Lives of quiet desperation

I have learned that climate change is a hoax, but a useful one. Anything that keeps people in a constant state of fear is useful to the ruling class. I grew up during the (fake) Cold War and in a state of fear, the bomb and communism being so evil. That is how they controlled us in those days. (Running out of oil was a useful scam too. I lived through two Arab boycotts, both fake. I thought they were real.)

These days it is climate change, ISIS, terrorism in general, but I noticed something else yesterday – fear of financial collapse.

Here’s something to think about: Don’t invest in the stock market. Avoid consumer debt, student loan debt, anything that puts you in a position of having to produce a sum certain every month that has to be given over to people who did not earn it.

If that means owning a smaller house than you’d like, that is reality. Drive a heap – old cars that run well are treasures. (Ours are 11 and 10 years old, Japanese, and so well-built, and paid for.)

Are you afraid of what your life will be if you don’t get that college degree? You’re better off without the degree and the debt. You’re left to your own devices. Who ever said that learning only comes from college?

This sounds like heresy, even unrealistic, but what it means is you need to do everything possible to avoid the financial grid. It is a trap. It is meant to be a trap. It is no accident that student loans are handed out like candy with no expectation of performance or even a job on the other end. They are meant to be hung around your neck to keep you in debt and under control throughout your life. Avoid them. (In a sane world college would be based on ability and performance, the tab picked up by all of us via taxes. There are remedies aplenty for slouches.)

Is there another financial collapse on the way? Of course! They are planned. A change of administration often signals the timing, though I don’t know why. With each one the most powerful people go around behind sweeping up the wreckage. The big eat the small.

But truth be told, we have an economy of people making, growing and selling things that are not nail salons or massage parlors. We are all in some form talented enough to survive. We are taught not to develop our real talents, but rather to learn to be good employees, take on massive debt, and lead lives of quiet desperation.

The answer, don’t do that, sounds trite and unworkable. But it is not if you start today. If you are already in the student loan trap, your impetus, your first step should be to shed that burden. If it were me, I would look first to convert it to a form of debt that I can walk away from if I am trapped.

Think about it. Nobody on the other end “earned” that annuity that has you strapped down. It’s all in your head.

About Mark Tokarski

Just a man who likes to read, argue, and occasionally be surprised.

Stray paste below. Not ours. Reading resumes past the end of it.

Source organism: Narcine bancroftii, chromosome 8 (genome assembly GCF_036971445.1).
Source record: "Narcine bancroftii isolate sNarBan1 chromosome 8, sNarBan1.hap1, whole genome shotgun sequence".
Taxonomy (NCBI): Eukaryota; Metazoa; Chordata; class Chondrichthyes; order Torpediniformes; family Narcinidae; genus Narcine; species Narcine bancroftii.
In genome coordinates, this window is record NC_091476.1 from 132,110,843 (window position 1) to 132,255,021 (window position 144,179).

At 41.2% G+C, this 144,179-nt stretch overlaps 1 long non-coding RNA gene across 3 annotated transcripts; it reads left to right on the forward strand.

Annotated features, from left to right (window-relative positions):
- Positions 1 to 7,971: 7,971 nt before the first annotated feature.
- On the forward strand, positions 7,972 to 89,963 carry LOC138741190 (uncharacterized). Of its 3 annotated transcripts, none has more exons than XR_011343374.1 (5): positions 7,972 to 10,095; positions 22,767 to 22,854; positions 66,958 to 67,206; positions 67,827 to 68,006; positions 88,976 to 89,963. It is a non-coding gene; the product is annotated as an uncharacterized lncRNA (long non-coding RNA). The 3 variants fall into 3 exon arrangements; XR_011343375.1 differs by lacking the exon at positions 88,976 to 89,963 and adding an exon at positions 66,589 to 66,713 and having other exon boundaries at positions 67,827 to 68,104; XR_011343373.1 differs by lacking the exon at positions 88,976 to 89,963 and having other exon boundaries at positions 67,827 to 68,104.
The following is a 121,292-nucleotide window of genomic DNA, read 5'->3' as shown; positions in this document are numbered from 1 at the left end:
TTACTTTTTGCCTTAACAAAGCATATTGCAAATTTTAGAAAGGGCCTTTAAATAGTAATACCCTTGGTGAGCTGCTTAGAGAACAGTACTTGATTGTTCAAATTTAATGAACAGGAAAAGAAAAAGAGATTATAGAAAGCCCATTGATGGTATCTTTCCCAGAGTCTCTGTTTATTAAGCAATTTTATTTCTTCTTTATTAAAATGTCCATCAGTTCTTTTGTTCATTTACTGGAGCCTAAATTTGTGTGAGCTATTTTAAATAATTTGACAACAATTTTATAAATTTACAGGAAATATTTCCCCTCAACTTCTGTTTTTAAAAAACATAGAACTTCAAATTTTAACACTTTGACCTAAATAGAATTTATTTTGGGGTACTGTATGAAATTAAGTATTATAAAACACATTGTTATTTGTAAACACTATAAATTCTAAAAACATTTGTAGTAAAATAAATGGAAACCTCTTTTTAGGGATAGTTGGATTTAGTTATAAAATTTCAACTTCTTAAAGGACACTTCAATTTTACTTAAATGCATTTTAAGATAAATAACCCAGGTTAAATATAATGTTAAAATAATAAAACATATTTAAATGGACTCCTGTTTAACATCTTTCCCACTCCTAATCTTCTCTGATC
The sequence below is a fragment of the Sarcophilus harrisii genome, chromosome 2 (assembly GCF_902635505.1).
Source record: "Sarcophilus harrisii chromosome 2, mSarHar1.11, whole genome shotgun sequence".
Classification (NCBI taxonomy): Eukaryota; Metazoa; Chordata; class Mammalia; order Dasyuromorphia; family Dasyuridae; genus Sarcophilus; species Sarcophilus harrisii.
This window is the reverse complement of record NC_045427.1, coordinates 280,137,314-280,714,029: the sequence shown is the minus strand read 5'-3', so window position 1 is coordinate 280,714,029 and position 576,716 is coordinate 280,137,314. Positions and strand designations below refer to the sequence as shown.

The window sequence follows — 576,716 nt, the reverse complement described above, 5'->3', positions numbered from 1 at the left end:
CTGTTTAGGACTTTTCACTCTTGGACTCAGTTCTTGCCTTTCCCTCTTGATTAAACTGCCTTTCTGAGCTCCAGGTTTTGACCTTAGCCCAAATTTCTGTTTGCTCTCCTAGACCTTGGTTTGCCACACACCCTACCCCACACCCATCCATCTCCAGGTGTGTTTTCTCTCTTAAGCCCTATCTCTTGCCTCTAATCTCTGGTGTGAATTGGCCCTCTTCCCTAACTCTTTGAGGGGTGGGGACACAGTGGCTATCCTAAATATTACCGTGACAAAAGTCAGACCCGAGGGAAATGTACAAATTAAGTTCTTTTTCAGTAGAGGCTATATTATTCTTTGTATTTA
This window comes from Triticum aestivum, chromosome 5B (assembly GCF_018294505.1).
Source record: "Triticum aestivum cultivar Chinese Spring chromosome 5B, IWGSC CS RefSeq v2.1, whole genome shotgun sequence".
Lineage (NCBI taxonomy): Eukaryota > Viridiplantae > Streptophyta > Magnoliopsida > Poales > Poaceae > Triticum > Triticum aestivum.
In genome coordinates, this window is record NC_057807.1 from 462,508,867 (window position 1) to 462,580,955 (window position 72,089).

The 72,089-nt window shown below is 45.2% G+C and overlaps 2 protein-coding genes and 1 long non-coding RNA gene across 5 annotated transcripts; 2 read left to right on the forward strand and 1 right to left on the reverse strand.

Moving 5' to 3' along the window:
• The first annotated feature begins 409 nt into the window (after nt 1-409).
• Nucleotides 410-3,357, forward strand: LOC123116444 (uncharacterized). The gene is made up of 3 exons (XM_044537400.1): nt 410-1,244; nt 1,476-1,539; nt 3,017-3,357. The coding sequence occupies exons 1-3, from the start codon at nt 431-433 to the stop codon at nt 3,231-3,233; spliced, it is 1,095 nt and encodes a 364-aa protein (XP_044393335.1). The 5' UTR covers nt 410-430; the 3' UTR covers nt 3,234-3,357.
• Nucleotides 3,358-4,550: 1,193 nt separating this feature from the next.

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10 Responses to Lives of quiet desperation

  1. steve kelly says:

    College loan debt is a lifetime trap because Congress made it immune from bankruptcy laws that apply to most other debt.

    Like

  2. Big Swede says:

    Wow, a post that includes actual sound solutions and advice.

    Early in married life I drove company cars. Those were the only cars I drove that were new and off the lot. Instead my wife and I invested in farm and ranch real estate by replacing new car payments, high insurance and license fees. These alternate payments were in the form of partnerships with other relatives and made in the early eighties when ag prices bottomed out.

    Thirty-five years later my wife and I still drive 10 year old vehicles. Those afore mentioned ag investments have long paid off.

    And you’re right about the stock market. Have you divested yet?

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    • No, I have not. It is on my list, but the election is still weeks away, so I have time. And by the way, I know more than anyone that my lucky investment in Apple was just luck. Stock prices have very little to do with company performance. I was merely fortunate to blindly buy shares in a CIA front.

      I speak with the battle behind me. I pity the poor youth of today as we transition to a non-jobs kind of world. You may know the expression, but your living is “resource based.” That makes you immune from the grid. .

      Like

      • Big Swede says:

        I’m also vested in the market, albeit not by choice.

        My kids went thru college with little debt but I do have several friends whose children are not only drowning in loans but newly married with spousal debt. Some in the high 80’s, reflective of declining home sales. How can a new couple buy a house with 2 large college loans?

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      • Ergo Skink’s post from last week about the Panama Papers and an attack by the 1% on the 10% – everyone below is tapped out.

        Like

  3. Greg Strandberg says:

    Good ideas. We have the most power with our pocketbook, as that’s the only language the rich understand. Just don’t spend. Don’t give corporations your money. Don’t give it to the bank, either. After the election we’ll probably be like Greece, lining up to take out or $300 each day and the coming back the next day to get more. Austerity, we’ll know it well soon. Remember, the last “crash” came after Obama got elected. It’s easier that way for the rich to control things.

    Like

  4. sparkles says:

    You’ve been listening to too much Dave Ramsey. Thought you disliked pop radio stars.

    Like

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